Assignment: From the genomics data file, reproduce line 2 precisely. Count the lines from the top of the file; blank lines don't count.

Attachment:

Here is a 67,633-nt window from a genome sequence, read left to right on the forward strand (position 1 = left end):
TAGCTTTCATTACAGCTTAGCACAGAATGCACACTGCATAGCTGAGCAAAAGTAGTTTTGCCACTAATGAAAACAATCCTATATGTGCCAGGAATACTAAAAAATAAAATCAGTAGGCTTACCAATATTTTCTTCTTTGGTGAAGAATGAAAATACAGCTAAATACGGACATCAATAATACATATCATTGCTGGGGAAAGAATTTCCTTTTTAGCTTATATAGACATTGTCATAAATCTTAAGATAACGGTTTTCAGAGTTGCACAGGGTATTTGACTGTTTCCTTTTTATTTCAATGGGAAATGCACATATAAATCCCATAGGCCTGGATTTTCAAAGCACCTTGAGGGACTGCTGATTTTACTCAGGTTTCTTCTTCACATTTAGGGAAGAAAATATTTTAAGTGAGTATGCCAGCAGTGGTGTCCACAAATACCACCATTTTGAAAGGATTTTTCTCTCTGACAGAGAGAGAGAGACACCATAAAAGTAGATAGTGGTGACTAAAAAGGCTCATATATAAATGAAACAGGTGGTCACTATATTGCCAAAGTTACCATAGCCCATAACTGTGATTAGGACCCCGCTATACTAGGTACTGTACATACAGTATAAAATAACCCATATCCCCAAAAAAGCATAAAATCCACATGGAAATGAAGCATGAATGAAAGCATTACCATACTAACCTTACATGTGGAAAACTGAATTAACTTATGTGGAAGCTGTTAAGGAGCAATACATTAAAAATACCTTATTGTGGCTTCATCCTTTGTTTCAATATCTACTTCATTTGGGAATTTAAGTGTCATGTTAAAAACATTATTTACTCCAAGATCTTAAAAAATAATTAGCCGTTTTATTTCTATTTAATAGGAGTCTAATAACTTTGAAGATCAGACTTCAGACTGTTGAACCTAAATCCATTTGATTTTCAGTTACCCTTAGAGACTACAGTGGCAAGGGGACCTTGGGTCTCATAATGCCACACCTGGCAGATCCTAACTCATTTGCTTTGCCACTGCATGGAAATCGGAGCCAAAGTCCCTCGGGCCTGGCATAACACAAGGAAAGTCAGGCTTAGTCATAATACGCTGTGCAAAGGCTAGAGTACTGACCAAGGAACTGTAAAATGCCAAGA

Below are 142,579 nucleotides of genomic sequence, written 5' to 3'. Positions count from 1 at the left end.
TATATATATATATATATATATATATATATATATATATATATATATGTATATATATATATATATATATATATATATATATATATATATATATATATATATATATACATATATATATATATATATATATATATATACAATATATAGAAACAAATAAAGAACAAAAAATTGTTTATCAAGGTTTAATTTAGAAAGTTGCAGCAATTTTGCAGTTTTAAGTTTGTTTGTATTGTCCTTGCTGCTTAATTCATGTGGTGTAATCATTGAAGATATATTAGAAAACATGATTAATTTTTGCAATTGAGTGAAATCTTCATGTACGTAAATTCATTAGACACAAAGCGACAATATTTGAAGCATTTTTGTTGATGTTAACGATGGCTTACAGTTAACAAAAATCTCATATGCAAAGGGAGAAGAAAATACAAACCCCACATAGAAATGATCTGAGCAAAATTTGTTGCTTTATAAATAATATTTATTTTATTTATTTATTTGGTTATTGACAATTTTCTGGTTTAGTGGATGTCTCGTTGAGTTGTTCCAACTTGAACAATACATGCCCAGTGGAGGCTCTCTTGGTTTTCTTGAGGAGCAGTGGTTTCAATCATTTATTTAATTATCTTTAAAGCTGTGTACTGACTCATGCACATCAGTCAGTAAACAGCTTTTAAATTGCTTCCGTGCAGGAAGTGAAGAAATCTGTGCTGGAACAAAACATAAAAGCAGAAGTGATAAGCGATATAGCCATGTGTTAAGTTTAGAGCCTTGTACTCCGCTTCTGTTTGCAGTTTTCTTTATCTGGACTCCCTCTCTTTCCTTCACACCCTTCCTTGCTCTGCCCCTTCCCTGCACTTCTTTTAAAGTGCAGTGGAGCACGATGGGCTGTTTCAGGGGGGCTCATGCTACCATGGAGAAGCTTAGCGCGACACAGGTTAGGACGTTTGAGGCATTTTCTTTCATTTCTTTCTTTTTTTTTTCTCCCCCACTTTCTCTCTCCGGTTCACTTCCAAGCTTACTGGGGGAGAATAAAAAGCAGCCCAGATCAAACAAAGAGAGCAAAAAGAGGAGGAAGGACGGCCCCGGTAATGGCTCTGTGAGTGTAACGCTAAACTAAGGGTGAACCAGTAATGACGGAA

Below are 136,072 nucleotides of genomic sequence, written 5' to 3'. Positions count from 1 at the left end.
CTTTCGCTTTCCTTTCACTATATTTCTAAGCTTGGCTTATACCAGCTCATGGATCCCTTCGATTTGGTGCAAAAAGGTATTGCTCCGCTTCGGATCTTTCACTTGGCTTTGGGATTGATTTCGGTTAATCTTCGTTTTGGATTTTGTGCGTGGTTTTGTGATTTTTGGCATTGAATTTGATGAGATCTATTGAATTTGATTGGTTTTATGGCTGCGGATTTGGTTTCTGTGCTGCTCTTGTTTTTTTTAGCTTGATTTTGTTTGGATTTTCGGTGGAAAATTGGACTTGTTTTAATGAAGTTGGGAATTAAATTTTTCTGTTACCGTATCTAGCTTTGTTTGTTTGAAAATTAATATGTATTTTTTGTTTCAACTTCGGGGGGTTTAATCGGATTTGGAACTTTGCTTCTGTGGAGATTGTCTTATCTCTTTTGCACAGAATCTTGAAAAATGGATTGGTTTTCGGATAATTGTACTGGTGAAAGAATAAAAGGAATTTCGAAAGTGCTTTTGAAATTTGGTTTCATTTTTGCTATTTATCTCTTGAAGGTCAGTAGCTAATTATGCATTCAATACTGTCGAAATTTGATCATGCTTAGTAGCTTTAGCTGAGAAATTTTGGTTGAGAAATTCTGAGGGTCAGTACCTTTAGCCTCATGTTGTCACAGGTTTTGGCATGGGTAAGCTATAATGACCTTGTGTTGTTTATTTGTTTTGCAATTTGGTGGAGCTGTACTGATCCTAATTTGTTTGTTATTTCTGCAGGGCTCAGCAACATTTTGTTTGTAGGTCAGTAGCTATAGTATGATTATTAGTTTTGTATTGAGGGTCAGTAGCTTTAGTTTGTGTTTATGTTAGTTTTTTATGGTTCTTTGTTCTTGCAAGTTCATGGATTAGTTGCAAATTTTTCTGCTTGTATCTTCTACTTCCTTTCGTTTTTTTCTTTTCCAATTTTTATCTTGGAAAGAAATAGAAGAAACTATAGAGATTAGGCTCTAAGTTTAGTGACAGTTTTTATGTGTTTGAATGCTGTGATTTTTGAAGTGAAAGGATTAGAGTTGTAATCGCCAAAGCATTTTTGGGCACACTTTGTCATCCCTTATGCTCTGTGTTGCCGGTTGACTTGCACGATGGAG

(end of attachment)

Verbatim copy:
TAGCTTTCATTACAGCTTAGCACAGAATGCACACTGCATAGCTGAGCAAAAGTAGTTTTGCCACTAATGAAAACAATCCTATATGTGCCAGGAATACTAAAAAATAAAATCAGTAGGCTTACCAATATTTTCTTCTTTGGTGAAGAATGAAAATACAGCTAAATACGGACATCAATAATACATATCATTGCTGGGGAAAGAATTTCCTTTTTAGCTTATATAGACATTGTCATAAATCTTAAGATAACGGTTTTCAGAGTTGCACAGGGTATTTGACTGTTTCCTTTTTATTTCAATGGGAAATGCACATATAAATCCCATAGGCCTGGATTTTCAAAGCACCTTGAGGGACTGCTGATTTTACTCAGGTTTCTTCTTCACATTTAGGGAAGAAAATATTTTAAGTGAGTATGCCAGCAGTGGTGTCCACAAATACCACCATTTTGAAAGGATTTTTCTCTCTGACAGAGAGAGAGAGACACCATAAAAGTAGATAGTGGTGACTAAAAAGGCTCATATATAAATGAAACAGGTGGTCACTATATTGCCAAAGTTACCATAGCCCATAACTGTGATTAGGACCCCGCTATACTAGGTACTGTACATACAGTATAAAATAACCCATATCCCCAAAAAAGCATAAAATCCACATGGAAATGAAGCATGAATGAAAGCATTACCATACTAACCTTACATGTGGAAAACTGAATTAACTTATGTGGAAGCTGTTAAGGAGCAATACATTAAAAATACCTTATTGTGGCTTCATCCTTTGTTTCAATATCTACTTCATTTGGGAATTTAAGTGTCATGTTAAAAACATTATTTACTCCAAGATCTTAAAAAATAATTAGCCGTTTTATTTCTATTTAATAGGAGTCTAATAACTTTGAAGATCAGACTTCAGACTGTTGAACCTAAATCCATTTGATTTTCAGTTACCCTTAGAGACTACAGTGGCAAGGGGACCTTGGGTCTCATAATGCCACACCTGGCAGATCCTAACTCATTTGCTTTGCCACTGCATGGAAATCGGAGCCAAAGTCCCTCGGGCCTGGCATAACACAAGGAAAGTCAGGCTTAGTCATAATACGCTGTGCAAAGGCTAGAGTACTGACCAAGGAACTGTAAAATGCCAAGA